Calculus - New data types, private, immutable fields and smart constructors

Hello guys! I implemented another way to create new data types (which are not structs or records) in Elixir. Please check out readme file if you are interested, everything is described in detail with examples:



Oh hey, this looks awesome!

Somebody can say “hey, this is not a constructor function, it’s a syntactic sugar for value, literal Elixir term”. But anyway, this is expression and value of this expression is Elixir struct of URI type. For simplicity I’ll call this thing as default constructor . And this default constructor is always public. Indeed, you can write in any place or your program something like this:

I so agree, it is, by definition, A Constructor of the type.

This is mostly caused by elixir being deficient in its typing system, which comes from it modeling after erlang instead of trying to fix that bug in erlang.

And then Full Lambda Calculus! Church Encoding! Lol. As I’m reading through I’m curious when church encoding of integers will come up, or the various combinators. ^.^

This looks like a data driven DSEL I saw in Elixir, though function wrapping.

iex> s0.(:pop, nil)
** (RuntimeError) For value of the type Stack got unsupported METHOD=:pop with SECURITY_KEY=nil

Heh, cute, I’m guessing you are using a make_ref() for the security key as they are unique references in the beam world? I’ve not looked at the code yet.

Lambda types are inferior in performance to classical data types like records or structs. I

Yep definitely figured that at the start.

  • λ-type constructors and setters ~ 2 times slower then default constructors and setters for structs
  • λ-type getters ~ 6 - 12 times slower then pattern matching on structs (but this is still pretty nice performance)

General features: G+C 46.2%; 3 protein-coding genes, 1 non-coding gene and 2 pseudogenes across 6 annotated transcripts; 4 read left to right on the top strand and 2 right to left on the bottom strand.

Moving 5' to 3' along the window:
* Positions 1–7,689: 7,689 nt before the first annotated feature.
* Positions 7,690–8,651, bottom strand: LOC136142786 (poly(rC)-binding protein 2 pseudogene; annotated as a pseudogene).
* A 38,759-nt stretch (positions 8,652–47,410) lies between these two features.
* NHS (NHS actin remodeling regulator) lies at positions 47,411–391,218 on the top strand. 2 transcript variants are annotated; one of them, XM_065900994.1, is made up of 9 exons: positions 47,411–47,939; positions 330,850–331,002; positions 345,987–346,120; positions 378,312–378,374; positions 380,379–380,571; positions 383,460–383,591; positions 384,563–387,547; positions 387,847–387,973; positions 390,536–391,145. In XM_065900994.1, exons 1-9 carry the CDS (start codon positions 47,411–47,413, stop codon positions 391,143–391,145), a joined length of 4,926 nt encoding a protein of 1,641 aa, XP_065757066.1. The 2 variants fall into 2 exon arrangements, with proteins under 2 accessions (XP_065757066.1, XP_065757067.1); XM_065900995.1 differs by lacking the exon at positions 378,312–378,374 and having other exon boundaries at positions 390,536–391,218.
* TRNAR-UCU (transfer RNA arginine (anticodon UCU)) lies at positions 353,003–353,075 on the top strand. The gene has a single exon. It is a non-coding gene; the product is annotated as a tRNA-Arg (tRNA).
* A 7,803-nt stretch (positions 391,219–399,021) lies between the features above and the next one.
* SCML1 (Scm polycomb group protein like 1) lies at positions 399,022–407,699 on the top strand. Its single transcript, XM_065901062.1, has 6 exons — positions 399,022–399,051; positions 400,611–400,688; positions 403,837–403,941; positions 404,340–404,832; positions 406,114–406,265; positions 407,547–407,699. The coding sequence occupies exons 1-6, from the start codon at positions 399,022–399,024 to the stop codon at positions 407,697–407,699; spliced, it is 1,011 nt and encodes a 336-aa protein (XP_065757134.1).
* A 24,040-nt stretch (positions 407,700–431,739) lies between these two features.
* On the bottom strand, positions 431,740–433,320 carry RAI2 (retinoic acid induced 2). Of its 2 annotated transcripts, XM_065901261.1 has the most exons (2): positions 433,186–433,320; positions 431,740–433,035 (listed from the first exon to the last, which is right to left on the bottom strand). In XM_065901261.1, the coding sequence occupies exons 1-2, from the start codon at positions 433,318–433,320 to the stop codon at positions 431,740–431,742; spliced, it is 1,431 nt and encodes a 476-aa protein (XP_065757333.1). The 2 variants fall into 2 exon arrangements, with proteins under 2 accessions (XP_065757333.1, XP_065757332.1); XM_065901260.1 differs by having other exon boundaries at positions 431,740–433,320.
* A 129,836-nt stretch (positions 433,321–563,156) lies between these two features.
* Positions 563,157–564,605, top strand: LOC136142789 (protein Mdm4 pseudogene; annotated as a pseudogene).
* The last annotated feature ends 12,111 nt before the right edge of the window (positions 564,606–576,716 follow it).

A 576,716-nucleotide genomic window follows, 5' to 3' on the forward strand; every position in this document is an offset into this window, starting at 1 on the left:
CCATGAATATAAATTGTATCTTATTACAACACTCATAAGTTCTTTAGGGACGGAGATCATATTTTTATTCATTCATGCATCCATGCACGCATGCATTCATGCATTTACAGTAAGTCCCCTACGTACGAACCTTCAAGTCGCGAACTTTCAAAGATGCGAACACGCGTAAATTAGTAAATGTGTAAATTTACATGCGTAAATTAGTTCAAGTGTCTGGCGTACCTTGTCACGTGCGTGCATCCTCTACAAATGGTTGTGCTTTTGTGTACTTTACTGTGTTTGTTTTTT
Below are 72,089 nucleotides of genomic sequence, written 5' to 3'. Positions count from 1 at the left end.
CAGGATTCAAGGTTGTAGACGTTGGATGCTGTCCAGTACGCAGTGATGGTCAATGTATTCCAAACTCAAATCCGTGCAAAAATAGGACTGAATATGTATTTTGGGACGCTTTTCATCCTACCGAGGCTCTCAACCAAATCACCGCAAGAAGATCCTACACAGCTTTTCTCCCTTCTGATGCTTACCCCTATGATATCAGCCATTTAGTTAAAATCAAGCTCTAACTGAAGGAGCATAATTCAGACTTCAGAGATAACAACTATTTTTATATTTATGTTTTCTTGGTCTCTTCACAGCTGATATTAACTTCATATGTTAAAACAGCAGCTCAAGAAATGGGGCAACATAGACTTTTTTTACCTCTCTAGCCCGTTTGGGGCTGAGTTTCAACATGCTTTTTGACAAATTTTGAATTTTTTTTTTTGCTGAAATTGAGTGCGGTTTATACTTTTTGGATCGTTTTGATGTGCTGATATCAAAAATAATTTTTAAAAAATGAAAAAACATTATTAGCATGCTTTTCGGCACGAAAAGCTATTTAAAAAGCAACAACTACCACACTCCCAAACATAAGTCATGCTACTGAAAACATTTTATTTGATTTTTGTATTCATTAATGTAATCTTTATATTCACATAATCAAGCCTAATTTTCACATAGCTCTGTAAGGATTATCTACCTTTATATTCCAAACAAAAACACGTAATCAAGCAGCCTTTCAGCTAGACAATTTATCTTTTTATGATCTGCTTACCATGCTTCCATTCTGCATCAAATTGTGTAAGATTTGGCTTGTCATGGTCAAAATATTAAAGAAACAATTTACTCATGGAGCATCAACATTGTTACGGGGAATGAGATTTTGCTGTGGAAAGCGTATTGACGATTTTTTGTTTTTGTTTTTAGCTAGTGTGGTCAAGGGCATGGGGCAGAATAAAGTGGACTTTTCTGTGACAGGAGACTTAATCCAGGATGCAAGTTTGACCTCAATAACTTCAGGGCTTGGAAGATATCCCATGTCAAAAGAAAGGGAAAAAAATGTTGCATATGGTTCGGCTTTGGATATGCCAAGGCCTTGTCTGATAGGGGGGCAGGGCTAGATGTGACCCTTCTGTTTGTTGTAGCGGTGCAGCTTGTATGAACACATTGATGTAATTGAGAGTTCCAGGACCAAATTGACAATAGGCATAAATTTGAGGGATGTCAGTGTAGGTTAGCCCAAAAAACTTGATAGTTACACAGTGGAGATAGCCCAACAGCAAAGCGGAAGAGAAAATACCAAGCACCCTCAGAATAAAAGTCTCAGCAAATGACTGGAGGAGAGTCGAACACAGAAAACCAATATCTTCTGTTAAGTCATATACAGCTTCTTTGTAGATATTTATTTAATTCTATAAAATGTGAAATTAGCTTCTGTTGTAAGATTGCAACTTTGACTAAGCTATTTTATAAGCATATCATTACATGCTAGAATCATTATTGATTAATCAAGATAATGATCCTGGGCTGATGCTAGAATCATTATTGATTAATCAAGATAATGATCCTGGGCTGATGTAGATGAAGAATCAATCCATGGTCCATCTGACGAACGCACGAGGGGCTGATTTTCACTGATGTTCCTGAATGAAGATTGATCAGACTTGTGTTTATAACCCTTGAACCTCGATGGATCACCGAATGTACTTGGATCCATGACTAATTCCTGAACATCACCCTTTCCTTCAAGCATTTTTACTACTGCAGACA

Not ‘as’ bad as expected though, that’s within the realm of usability considering structs are raw beam code…

You can run benchmarks with mix bench command in terminal

Ooo, my favorite things! ^.^

At the moment we can’t properly use Elixir protocols with values of λ-types (because of the same reason). I have couple ideas about it and maybe will fix it.

I have a couple of ideas for it to work with my ProtocolEx library though, hmm… If only Tuple Calls weren’t removed from the BEAM! That still bugs me to no end… >.>

Internal state of value of λ-type is vulnerable for reading (not writing!) through core function. At the moment I don’t know how to fix it:

Eh, there are ways to but it would slow down the implementation more so not sure it is worth it…

It’s possible to read internal state using this function, but it’s still impossible to create new corrupted value of λ-type based on this internal state. So all immutable and private data is still really immutable and all values of λ-type are still valid and safe.

Ehhhh, actually you can… ^.^;
I’m leaving work right now or I’d show you how you can break this. :wink:
Ping me tomorrow if you are curious, but in essence you can create almost any internal beam type with :erlang.binary_to_term, including picking it apart with the inverse.

This is a fun looking project though, no church encoding, just lambda encapsulation though, lol. ^.^


Thanks for review :slight_smile:

No, it is just 64 random bytes converted to atom and inlined to all methods and private expressions in compile-time:

I think pattern matching on inlined atom is the most performant way how I can reach desired behaviour

I’ll check it out :slight_smile:

Oh, this is probably real if you know binary format of erlang terms) And analysis of beam bytecode of the module is real thing as well.
But anyway, this is pretty hard if we compare it with usage of default constructor for pattern mathcing or updating internal data :slight_smile:

Yes, but I got inspiration from Church Encoding - it’s soo good thing. Gives feeling that you have the POWER hahaha